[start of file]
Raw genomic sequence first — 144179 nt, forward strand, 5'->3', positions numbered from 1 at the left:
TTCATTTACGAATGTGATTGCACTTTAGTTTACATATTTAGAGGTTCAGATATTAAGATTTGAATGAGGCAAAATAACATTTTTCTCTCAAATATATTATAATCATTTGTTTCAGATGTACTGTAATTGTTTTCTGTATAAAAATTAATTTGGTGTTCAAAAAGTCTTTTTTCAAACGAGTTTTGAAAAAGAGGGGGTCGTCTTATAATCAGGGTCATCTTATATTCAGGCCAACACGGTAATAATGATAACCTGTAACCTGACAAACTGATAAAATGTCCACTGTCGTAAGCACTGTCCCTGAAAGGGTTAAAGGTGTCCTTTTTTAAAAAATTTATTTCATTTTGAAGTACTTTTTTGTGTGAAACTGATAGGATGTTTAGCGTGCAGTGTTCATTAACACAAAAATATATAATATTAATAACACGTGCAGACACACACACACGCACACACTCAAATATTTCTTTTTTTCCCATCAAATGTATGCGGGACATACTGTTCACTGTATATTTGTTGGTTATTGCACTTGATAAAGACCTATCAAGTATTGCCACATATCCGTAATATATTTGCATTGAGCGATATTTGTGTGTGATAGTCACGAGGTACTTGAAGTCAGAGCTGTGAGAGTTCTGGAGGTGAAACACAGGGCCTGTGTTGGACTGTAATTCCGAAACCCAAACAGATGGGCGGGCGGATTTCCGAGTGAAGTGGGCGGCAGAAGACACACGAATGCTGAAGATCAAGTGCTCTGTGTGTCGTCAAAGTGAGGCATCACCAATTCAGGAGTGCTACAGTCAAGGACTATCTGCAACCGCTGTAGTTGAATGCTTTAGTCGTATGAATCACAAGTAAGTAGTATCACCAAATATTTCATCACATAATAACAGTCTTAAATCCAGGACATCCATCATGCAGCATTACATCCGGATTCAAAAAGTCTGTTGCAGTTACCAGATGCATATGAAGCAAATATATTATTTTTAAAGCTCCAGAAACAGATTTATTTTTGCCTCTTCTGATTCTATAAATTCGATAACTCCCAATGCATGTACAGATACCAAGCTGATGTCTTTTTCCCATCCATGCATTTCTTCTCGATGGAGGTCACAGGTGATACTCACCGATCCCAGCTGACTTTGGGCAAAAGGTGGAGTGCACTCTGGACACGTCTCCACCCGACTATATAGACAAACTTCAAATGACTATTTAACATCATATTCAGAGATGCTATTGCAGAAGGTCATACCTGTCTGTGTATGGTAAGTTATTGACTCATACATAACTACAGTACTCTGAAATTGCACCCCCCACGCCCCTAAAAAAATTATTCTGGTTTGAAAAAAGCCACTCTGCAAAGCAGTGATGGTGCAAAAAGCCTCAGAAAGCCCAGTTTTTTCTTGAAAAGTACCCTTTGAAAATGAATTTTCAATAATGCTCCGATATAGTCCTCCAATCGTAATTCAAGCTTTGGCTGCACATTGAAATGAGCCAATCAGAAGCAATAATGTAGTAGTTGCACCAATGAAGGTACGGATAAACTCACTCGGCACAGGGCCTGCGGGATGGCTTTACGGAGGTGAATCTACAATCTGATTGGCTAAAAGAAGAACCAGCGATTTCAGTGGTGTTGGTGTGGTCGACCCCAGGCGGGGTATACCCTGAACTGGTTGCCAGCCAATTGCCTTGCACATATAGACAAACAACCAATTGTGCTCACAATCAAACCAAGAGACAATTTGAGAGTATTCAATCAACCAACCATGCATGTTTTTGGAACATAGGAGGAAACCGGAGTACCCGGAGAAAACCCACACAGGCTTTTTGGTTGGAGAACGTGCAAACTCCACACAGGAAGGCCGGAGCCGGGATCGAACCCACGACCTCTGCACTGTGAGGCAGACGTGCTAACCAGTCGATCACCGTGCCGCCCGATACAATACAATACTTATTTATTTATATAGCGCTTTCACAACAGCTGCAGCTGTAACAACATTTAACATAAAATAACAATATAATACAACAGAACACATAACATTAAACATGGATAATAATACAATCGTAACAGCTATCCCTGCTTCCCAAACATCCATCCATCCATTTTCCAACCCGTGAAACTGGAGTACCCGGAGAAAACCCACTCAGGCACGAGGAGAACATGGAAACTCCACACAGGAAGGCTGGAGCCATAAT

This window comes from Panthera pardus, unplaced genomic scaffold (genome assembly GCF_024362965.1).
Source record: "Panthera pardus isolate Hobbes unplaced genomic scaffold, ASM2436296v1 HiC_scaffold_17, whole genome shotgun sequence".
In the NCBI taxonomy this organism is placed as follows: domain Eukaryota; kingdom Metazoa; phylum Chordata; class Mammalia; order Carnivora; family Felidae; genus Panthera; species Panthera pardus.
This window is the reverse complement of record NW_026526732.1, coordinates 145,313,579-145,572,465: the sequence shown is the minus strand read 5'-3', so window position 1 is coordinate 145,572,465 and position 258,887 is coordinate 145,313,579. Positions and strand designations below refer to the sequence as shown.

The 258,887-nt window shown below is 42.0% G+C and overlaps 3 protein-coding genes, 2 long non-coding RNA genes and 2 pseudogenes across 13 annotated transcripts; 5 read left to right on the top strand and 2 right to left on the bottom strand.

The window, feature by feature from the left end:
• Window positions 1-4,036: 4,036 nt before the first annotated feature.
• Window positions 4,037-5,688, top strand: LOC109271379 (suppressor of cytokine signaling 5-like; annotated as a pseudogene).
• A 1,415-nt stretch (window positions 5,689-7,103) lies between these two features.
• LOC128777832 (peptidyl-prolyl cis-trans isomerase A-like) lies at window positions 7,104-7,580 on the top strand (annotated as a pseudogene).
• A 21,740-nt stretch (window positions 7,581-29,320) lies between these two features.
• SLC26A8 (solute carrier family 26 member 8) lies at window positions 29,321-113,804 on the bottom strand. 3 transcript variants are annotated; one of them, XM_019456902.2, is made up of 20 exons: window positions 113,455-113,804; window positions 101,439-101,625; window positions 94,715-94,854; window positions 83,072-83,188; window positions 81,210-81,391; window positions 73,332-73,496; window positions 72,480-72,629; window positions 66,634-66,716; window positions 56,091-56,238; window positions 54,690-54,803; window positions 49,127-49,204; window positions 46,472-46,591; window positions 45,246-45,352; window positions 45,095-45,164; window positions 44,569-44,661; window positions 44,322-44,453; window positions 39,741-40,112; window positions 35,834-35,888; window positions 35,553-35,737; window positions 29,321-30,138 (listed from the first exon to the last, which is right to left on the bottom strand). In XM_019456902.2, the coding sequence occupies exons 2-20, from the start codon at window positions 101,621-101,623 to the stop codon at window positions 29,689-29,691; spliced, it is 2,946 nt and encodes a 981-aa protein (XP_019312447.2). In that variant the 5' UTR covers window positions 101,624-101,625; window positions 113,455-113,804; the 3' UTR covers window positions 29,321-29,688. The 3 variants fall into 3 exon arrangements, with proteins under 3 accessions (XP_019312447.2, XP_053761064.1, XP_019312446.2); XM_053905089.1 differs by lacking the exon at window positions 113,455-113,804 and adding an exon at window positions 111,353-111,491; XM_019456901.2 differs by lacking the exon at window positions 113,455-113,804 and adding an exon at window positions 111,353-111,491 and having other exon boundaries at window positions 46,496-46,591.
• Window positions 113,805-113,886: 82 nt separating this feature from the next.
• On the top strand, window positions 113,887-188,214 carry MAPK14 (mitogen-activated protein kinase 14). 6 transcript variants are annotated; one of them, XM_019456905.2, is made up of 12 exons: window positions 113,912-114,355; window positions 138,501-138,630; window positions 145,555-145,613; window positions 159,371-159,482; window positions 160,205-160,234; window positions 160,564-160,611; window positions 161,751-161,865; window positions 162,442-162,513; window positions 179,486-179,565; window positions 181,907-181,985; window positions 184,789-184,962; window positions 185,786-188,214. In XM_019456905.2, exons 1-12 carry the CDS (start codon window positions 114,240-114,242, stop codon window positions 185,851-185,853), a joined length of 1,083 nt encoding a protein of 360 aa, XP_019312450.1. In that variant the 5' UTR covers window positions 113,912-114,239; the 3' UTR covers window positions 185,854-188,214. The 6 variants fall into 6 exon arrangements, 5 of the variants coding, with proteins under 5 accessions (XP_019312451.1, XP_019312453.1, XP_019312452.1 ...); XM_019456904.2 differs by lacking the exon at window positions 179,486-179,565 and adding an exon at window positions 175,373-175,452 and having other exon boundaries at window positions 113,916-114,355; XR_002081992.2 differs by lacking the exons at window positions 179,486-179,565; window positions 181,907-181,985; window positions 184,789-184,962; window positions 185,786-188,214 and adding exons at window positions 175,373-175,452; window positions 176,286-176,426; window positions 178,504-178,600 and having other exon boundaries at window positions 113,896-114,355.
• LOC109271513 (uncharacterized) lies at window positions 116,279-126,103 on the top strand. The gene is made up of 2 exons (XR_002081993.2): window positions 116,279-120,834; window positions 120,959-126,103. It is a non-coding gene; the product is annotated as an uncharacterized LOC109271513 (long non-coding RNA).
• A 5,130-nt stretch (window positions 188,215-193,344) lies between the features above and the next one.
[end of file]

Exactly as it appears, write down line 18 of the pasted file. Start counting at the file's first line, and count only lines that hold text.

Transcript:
• A 5,130-nt stretch (window positions 188,215-193,344) lies between the features above and the next one.